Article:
Adobe’s Paul Robertson has a thoughtful response to my complaint about AIR security. The point I made is that any AIR application has the same access to the file system as the user. This includes local SQLite databases as well as other documents. Robertson’s response:
In order for a user to access an AIR application, he or she must first choose to install the application, including going through a security dialog that will describe whether the application was signed with a security certificate. In this way, an AIR application is comparable to any other desktop application, such as one written in C++. Since any C++ application could theoretically include the SQLite library, installing an AIR application is no different from installing any C++ application in the sense that, by doing so, a user opens himself up to possible abuses and security risks.
The security risks of desktop apps are well-known, and that’s why users have learned to be cautious about installing them. A possible concern though is that Adobe wants to make installing AIR applications really easy. Here’s the description in the docs for seamless install:
The seamless install feature lets you provide a link in a web page that lets the user install an AIR application by simply clicking the link. If the AIR runtime is not installed, the user is given the option to install it. The seamless install feature also lets users install the AIR application without downloading the AIR file to their machine.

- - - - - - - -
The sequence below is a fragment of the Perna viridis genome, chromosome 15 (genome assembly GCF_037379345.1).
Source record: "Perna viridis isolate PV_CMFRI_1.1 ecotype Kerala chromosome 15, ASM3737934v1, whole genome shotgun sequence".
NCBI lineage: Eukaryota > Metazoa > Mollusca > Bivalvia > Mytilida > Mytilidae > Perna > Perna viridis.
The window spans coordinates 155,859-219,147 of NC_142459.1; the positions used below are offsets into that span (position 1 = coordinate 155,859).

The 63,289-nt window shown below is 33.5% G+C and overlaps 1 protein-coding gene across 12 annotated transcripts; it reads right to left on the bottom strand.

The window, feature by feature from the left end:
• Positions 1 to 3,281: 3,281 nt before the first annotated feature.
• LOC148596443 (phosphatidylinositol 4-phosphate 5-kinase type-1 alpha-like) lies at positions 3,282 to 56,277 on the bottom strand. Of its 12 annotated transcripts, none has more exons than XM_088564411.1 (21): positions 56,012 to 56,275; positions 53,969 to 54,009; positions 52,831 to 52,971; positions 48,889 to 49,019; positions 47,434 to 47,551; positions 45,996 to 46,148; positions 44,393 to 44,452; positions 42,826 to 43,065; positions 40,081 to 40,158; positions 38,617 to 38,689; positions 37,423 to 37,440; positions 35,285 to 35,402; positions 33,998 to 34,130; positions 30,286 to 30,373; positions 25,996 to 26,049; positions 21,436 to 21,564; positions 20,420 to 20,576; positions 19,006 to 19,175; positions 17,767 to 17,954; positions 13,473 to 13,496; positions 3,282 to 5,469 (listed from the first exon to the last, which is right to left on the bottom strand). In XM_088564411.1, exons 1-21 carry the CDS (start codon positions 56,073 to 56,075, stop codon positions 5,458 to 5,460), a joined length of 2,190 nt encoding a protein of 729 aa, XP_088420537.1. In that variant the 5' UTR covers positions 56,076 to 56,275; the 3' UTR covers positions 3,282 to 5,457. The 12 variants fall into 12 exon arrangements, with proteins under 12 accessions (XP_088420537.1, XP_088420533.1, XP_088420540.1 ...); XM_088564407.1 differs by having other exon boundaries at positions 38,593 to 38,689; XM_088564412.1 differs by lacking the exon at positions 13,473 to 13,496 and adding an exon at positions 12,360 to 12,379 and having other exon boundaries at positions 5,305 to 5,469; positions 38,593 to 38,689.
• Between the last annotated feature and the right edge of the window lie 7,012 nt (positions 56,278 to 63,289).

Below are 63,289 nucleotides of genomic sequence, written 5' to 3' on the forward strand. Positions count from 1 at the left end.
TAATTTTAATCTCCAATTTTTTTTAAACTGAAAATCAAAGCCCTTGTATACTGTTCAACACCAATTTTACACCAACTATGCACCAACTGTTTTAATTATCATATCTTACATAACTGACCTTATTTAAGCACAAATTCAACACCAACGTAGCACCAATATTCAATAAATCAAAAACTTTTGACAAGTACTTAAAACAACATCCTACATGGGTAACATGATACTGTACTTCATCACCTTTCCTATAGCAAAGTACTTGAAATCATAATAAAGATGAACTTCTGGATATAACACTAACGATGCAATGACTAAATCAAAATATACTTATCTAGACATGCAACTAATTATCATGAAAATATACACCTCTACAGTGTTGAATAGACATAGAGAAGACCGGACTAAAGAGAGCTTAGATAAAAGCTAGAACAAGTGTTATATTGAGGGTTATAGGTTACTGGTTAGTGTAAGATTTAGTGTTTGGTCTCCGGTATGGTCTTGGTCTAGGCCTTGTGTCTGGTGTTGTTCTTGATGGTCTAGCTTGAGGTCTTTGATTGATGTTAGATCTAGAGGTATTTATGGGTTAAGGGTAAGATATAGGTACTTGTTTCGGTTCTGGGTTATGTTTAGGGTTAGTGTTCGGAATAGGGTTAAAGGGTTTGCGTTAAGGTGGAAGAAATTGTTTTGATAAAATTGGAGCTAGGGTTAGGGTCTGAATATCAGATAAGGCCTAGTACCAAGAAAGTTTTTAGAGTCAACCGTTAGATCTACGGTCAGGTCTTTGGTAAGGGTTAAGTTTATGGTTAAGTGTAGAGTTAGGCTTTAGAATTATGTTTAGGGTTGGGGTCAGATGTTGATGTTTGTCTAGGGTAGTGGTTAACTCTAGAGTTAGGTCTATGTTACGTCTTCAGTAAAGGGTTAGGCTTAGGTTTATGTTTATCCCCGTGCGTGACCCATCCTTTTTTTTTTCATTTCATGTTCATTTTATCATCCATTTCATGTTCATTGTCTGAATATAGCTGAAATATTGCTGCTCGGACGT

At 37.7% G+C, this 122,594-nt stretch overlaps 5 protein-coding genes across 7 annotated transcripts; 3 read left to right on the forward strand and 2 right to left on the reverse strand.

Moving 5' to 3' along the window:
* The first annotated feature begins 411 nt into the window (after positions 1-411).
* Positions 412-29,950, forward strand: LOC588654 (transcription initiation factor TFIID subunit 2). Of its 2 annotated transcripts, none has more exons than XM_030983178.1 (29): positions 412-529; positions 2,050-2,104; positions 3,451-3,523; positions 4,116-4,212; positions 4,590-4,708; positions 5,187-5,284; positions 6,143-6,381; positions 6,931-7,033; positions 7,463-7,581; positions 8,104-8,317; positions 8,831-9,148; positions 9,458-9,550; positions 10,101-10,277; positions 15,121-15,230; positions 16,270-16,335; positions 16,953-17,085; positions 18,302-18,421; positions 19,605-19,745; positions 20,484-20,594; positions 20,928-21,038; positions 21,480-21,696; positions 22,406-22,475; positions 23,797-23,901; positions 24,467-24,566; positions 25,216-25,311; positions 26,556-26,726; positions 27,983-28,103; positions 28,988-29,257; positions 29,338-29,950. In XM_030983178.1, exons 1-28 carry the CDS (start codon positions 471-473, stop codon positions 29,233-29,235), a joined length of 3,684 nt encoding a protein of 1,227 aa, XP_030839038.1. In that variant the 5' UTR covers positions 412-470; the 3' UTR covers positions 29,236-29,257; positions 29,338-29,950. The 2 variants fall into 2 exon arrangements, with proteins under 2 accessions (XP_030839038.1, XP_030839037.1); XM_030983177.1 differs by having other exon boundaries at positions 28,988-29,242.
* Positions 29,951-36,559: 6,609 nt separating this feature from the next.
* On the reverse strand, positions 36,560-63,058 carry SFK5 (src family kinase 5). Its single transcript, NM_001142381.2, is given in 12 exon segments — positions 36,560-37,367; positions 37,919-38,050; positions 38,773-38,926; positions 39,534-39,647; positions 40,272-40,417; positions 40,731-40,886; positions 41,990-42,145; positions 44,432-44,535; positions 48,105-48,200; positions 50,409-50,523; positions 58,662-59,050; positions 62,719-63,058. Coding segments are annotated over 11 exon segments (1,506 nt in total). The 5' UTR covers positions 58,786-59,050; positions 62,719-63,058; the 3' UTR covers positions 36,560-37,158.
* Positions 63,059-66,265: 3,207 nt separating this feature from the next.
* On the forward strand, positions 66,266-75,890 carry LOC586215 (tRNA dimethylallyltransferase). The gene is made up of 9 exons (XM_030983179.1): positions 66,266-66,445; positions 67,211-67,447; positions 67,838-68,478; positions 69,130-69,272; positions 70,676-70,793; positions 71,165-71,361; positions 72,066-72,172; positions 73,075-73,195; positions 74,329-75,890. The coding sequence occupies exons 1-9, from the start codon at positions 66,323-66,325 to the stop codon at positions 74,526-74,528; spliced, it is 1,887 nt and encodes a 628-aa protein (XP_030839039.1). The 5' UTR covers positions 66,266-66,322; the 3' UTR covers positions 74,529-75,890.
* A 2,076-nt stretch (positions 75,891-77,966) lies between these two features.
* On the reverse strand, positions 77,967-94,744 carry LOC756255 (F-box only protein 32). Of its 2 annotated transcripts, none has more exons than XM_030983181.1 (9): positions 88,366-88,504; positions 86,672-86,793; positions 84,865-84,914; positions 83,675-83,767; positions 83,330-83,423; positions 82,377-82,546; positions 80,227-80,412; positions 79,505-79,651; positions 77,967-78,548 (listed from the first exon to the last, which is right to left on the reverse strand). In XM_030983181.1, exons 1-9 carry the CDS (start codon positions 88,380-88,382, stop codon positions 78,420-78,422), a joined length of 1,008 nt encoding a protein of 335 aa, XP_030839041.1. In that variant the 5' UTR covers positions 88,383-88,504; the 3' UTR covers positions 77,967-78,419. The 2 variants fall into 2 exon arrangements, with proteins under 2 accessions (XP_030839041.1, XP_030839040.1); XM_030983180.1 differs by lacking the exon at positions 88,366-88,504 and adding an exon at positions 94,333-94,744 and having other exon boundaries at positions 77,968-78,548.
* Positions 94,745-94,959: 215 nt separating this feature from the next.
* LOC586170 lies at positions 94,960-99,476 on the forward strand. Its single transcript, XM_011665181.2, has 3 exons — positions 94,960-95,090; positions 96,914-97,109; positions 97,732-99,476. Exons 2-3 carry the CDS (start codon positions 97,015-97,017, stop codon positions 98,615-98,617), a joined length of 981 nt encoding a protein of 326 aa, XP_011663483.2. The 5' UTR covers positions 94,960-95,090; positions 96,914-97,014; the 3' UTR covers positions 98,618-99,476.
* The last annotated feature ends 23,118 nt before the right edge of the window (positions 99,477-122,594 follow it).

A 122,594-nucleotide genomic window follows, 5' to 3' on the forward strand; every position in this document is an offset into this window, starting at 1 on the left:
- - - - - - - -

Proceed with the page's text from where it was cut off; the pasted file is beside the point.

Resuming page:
I’ve seen how much kids love playing Flash games on the Web. Some of these games would be a natural fit for AIR: play the game from a desktop shortcut, option to save your game locally, no browser baggage. What if a lot of these games turn into AIR apps? Suddenly, instead of online Flash games being relatively safe, they become relatively risky. If users become complacent about passing the AIR install dialog, then all the bad guy needs to do is to create a whizzy game that does a background search of your computer looking for online banking passwords.
The risks will be mitigated if Adobe restricts AIR to signed applications. That’s not the case with the beta:
A further point is that despite the scary dialog, AIR apps are actually tightly locked down from a developer perspective, with no access to native code such as the operating system API, scripts, or native dynamic libraries. While that’s good in one way, it’s arguably the worst of both worlds: not secure (because of full file system access), and not extensible either.
The appearance of the words “System Access: UNRESTRICTED” in the above dialog suggests that Adobe has or is planning a richer security model. If the default were no file I/O, or file I/O isolated to the source domain of the AIR application, that would help considerably. Add compulsory application signing and it would look better still.
I’ll add that I’m most impressed with Paul Robertson’s willingness to enter into this dialog. I wish other software vendors were equally responsive. AIR is in beta so there’s time to fix problems.